These books I imagine are harder to write when there is an internal struggle for your protagonist. I've never written one myself but I can imagine that this would actually be really good. But it'd be hard.

When being bad is good...
How X-men can help you craft a better antagonist.

So what are your favorite antagonists? Why are they your favorites?



  1. That's fantastic advice! Good villains are hard to come by.

    My book kind of has a man vs. self conflict, since my MC has to deal with the negative consequences of a mistake he made five years before the story started. Throughout the story, he also has to cope with huge self-doubt problems.

    One of my favorite villains is Saint Dane from the Pendragon series by DJ MacHale. He totally believes he's doing the right thing, all the way through, which makes him scary.

    Also, I was reading the fourth Eragon book today and the villain Galbatorix came into the story. He honestly is a freaky characters. Again, he believes everything he does is right and justified. He's even scarier because, close up, he doesn't even seem that evil.

  2. Thank you! They are!

    That's really cool, I haven't seen many books with Man vs. self that I can think of. Most of them are Man vs Man.

    I've never read the Pendragon series, they sound familiar though. One of my favorites would have to be Auden from the Skinned triliogy, and then Faustino from the Supernaturalists, or *spoiler* Tunstall from the Beka Cooper trilogy.

    Om! Is the last one good? I haven't read it yet, so I wouldn't know. I bet, because truly, that is what makes a good villain. It's like with Osama bin Laden, he was scary because he thought was he was doing was right.

  3. I highly, highly, highly recommend the Pendragon series. It's AMAZING. It's exciting and epic and funny. With an awesome villain. And they have cool titles, like "The Merchant of Death" and "Raven Rise".

    Inheritance was AMAZING!!!! I just finished it, and I loved, loved, loved the ending. If you liked the first three, you'll love it.

  4. I think Voldemort was a great antagonist. :)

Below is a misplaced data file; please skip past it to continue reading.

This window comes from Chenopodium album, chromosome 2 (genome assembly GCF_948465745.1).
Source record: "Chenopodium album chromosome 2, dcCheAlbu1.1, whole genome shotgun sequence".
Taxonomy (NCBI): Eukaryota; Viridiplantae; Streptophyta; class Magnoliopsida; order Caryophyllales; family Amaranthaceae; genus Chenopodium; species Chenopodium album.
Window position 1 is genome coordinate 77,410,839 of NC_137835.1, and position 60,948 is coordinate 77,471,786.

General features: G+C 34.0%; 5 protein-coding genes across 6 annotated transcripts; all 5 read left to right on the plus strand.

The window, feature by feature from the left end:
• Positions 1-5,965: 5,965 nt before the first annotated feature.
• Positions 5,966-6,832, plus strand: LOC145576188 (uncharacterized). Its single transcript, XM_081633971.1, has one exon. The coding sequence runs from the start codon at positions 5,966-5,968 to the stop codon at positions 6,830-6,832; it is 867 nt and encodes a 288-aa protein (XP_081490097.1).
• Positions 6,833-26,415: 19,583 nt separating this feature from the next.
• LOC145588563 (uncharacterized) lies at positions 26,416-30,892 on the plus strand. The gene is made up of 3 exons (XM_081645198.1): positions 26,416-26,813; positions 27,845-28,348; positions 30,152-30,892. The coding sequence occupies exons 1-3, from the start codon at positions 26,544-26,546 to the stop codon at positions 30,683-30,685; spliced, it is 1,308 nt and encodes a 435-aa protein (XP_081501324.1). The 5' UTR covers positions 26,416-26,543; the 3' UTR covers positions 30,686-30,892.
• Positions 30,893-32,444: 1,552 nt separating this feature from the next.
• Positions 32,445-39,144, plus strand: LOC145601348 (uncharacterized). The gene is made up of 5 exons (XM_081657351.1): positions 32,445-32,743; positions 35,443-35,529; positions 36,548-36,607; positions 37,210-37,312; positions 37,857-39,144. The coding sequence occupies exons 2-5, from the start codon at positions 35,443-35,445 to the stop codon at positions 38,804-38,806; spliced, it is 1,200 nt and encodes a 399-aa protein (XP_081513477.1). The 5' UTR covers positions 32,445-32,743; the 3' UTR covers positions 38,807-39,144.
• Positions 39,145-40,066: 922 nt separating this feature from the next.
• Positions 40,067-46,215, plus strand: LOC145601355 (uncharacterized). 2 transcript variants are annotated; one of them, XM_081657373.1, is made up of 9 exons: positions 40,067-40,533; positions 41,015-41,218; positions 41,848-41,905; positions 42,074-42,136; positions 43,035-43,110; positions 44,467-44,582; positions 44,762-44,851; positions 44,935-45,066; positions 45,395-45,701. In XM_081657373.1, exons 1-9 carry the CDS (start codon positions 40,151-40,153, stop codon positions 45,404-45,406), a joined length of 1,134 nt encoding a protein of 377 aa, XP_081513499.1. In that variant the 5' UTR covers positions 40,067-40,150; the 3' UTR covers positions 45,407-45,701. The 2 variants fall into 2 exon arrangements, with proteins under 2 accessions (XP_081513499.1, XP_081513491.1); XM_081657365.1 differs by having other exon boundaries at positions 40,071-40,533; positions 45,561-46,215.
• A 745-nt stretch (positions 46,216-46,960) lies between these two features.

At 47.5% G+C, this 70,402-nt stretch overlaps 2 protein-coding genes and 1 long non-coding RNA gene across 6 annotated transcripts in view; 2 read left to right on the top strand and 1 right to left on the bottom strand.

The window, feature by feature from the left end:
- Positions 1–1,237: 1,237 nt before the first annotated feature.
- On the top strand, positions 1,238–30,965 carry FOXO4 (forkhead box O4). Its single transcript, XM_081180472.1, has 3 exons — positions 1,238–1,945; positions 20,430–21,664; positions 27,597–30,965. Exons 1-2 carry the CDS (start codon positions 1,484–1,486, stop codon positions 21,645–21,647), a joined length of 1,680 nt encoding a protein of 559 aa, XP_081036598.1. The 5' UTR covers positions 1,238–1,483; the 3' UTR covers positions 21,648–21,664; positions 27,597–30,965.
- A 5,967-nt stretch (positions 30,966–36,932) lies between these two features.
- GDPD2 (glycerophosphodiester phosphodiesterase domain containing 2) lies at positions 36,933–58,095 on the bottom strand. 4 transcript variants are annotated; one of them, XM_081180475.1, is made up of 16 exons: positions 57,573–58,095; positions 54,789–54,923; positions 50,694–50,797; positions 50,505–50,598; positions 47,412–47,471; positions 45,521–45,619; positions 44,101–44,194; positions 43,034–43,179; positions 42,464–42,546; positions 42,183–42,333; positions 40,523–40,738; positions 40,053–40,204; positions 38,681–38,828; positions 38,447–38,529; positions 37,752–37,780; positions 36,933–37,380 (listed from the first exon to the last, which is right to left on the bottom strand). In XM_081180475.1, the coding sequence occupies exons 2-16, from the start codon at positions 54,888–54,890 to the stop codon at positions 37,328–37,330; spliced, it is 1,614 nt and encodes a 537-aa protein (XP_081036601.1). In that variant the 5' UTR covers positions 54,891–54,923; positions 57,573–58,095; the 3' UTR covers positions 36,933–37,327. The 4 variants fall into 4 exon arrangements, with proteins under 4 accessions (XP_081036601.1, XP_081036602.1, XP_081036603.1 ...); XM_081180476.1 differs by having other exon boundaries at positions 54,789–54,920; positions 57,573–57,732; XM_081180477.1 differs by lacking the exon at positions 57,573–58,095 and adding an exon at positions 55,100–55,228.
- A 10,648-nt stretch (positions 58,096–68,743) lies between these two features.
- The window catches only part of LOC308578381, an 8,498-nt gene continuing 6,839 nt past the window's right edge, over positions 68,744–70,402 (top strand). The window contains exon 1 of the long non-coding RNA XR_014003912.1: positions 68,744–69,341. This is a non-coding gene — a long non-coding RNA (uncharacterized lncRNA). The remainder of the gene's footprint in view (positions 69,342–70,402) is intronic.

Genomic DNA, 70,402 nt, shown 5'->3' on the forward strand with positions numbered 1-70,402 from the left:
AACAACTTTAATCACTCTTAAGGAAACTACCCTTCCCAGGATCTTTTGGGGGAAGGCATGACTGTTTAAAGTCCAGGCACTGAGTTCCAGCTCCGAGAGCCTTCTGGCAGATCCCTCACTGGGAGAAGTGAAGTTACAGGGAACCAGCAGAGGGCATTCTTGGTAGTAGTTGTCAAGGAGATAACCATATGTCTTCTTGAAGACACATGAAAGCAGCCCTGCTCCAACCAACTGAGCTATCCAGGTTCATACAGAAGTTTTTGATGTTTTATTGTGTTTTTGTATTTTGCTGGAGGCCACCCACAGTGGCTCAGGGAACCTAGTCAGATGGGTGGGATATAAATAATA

Thanks for this post! I had to rewrite my first finished draft of my manuscript because my antagonist wasn't fleshed out enough and it prevented the story from moving along. Antagonists really are essential to any good story and they do deserve to "be just as developed as your protagonists" as you mentioned. :)

  5. @ Annie: I'll have to look if my library has them! :D how many are in the series?

    Oh gosh, I can't wait to read it! I'm asking for it for Christmas.

    @ Jenn: Voldemort was! :) Your welcome, I had to do something like that for the first draft of one of my WIPs too. They weren't very good ones, but they're better now. Agreed! :)

  6. @Sareh: The series has ten books total, which might seem like a lot, but it's worth it! The first is The Merchant of Death. Your library probably has them; they're not mega-popular, but they've got a loyal following.

    There are also three spinoff books about the characters' lives before the actual series starts, but they aren't written by the original author, and they're not worth reading, even for a hardcore fan like me.

  7. @Annie: Actually, for me, ten books in a series isn't all that much. :) I think I've seen them before...are they found in the teen section in your library?

    Really? I love spin off books, but I think when other authors write them, they've never as good as if the original author would have written them.

  8. @Sareh: The first couple in the series are sometimes in the children's section. The later ones are usually with the teen books. This has nothing to do with the content and everything to do with the size.

    In this case, the spinoff isn't worth the read. The writing, to me, seemed very amateur.

  9. @Annie: Interesting. I think I've seen series like that before, where they are placed in the library depending on their size. But I think that's kinda silly. If they're part of the same series or category, put them together!

  10. @Sareh: Yeah, it's annoying when they do that. And in my library, there are more than one copies of a few of the books, and sometimes one is in the YA section, and one is in the children's, when it's the exact same book! *fumes quietly*

    It also annoys me when they're not in order. If I see a series out of order, I rearrange it. Haha.

  11. @Annie: That doesn't make sense! Maybe they do it so younger readers don't have to go into the YA section to find it or the opposite.

    Haha, I hate it when there's like, four books in a series for example and my library only have the 2nd and the 4th books! >.< I do the rearranging thing too. It bugs me when things aren't in order.

    Or another thing, when an author has multiple different books and they aren't grouped together. O.o